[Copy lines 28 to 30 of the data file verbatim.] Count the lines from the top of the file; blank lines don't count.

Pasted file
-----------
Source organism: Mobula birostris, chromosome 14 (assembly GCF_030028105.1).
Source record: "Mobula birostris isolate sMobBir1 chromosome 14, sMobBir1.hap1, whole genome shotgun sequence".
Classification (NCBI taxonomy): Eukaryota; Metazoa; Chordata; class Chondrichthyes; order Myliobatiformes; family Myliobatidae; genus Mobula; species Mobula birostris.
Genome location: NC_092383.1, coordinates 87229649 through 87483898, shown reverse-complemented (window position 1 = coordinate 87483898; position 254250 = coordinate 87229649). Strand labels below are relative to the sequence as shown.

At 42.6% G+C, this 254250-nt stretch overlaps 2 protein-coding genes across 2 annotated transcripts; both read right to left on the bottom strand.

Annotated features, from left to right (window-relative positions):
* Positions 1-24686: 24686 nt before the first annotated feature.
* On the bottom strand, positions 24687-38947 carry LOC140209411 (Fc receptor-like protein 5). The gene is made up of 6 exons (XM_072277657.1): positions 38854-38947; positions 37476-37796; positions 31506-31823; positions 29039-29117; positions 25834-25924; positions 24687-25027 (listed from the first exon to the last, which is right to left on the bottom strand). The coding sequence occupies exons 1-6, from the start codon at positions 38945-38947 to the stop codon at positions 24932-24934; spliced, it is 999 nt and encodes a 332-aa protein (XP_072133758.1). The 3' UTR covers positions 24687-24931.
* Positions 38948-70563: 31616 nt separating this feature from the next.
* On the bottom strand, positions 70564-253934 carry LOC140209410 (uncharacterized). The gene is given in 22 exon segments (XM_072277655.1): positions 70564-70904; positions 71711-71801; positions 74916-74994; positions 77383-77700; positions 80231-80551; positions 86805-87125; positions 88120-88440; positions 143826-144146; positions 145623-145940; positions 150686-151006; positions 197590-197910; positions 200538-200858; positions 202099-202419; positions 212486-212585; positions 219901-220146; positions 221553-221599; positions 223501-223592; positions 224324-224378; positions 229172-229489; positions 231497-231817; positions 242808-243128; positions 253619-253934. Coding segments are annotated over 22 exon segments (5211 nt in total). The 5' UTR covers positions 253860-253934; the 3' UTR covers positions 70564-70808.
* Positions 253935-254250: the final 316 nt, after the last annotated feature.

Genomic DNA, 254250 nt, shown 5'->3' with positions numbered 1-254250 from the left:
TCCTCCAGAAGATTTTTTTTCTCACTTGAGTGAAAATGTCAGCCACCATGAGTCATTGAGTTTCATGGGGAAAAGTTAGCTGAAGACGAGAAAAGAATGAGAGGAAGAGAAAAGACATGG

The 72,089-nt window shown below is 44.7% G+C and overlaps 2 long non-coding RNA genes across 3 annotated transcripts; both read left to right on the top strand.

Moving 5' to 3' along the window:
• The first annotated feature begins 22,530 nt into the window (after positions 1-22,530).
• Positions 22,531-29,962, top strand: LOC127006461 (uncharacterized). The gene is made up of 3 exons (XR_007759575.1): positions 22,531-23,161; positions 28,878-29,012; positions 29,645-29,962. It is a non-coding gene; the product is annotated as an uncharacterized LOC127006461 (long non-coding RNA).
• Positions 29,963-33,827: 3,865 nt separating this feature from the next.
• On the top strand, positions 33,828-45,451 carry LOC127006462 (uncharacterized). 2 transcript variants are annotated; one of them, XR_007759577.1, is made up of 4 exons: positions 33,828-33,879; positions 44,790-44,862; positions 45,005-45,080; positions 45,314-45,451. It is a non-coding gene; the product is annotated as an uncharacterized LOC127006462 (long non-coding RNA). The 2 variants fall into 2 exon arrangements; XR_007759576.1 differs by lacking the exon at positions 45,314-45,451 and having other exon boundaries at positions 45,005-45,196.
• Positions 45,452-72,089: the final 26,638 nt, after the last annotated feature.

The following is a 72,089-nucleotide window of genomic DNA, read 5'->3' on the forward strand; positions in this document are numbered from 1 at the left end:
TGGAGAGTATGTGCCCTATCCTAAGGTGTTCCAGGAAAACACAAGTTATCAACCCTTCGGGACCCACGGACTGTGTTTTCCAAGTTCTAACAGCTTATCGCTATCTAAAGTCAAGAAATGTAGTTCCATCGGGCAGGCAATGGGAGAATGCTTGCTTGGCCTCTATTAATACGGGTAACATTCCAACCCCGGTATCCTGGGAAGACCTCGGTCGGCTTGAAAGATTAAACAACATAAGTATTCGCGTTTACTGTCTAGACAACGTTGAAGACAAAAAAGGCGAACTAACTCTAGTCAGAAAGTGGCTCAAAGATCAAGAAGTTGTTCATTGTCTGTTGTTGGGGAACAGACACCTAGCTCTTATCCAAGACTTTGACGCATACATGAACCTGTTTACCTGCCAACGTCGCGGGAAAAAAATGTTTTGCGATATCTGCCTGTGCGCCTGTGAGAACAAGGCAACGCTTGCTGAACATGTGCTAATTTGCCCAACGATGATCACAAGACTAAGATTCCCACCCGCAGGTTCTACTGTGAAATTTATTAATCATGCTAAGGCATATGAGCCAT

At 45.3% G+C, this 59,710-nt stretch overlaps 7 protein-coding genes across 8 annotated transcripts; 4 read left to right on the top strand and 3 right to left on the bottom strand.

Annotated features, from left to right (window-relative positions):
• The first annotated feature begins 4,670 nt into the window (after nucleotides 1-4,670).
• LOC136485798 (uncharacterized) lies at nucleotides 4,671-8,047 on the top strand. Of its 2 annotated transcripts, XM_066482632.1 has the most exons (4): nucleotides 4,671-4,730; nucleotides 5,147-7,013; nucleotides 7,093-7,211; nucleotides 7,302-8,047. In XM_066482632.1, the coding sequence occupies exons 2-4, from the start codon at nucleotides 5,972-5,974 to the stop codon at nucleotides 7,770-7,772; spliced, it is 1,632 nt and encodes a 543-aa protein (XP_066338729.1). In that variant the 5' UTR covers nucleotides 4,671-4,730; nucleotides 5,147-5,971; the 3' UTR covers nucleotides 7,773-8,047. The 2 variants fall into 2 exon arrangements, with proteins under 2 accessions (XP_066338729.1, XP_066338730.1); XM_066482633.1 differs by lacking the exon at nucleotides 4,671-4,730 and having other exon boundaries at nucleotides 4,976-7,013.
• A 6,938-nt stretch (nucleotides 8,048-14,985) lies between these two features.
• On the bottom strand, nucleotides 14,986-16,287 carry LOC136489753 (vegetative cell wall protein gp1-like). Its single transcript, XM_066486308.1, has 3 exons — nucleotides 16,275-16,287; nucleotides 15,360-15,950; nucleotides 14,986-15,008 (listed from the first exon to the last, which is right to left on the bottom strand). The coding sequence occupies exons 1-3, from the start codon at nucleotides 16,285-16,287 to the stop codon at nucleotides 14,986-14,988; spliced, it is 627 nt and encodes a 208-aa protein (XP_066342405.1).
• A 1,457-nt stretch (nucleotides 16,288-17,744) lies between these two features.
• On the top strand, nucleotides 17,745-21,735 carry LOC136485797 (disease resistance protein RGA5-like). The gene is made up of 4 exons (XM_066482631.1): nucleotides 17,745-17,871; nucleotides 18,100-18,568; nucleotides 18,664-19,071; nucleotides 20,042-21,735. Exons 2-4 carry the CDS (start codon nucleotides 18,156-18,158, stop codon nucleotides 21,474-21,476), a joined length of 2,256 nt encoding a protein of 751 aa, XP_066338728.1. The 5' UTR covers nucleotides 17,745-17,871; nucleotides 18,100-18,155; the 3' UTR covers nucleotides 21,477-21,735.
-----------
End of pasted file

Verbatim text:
• On the bottom strand, nucleotides 14,986-16,287 carry LOC136489753 (vegetative cell wall protein gp1-like). Its single transcript, XM_066486308.1, has 3 exons — nucleotides 16,275-16,287; nucleotides 15,360-15,950; nucleotides 14,986-15,008 (listed from the first exon to the last, which is right to left on the bottom strand). The coding sequence occupies exons 1-3, from the start codon at nucleotides 16,285-16,287 to the stop codon at nucleotides 14,986-14,988; spliced, it is 627 nt and encodes a 208-aa protein (XP_066342405.1).
• A 1,457-nt stretch (nucleotides 16,288-17,744) lies between these two features.
• On the top strand, nucleotides 17,745-21,735 carry LOC136485797 (disease resistance protein RGA5-like). The gene is made up of 4 exons (XM_066482631.1): nucleotides 17,745-17,871; nucleotides 18,100-18,568; nucleotides 18,664-19,071; nucleotides 20,042-21,735. Exons 2-4 carry the CDS (start codon nucleotides 18,156-18,158, stop codon nucleotides 21,474-21,476), a joined length of 2,256 nt encoding a protein of 751 aa, XP_066338728.1. The 5' UTR covers nucleotides 17,745-17,871; nucleotides 18,100-18,155; the 3' UTR covers nucleotides 21,477-21,735.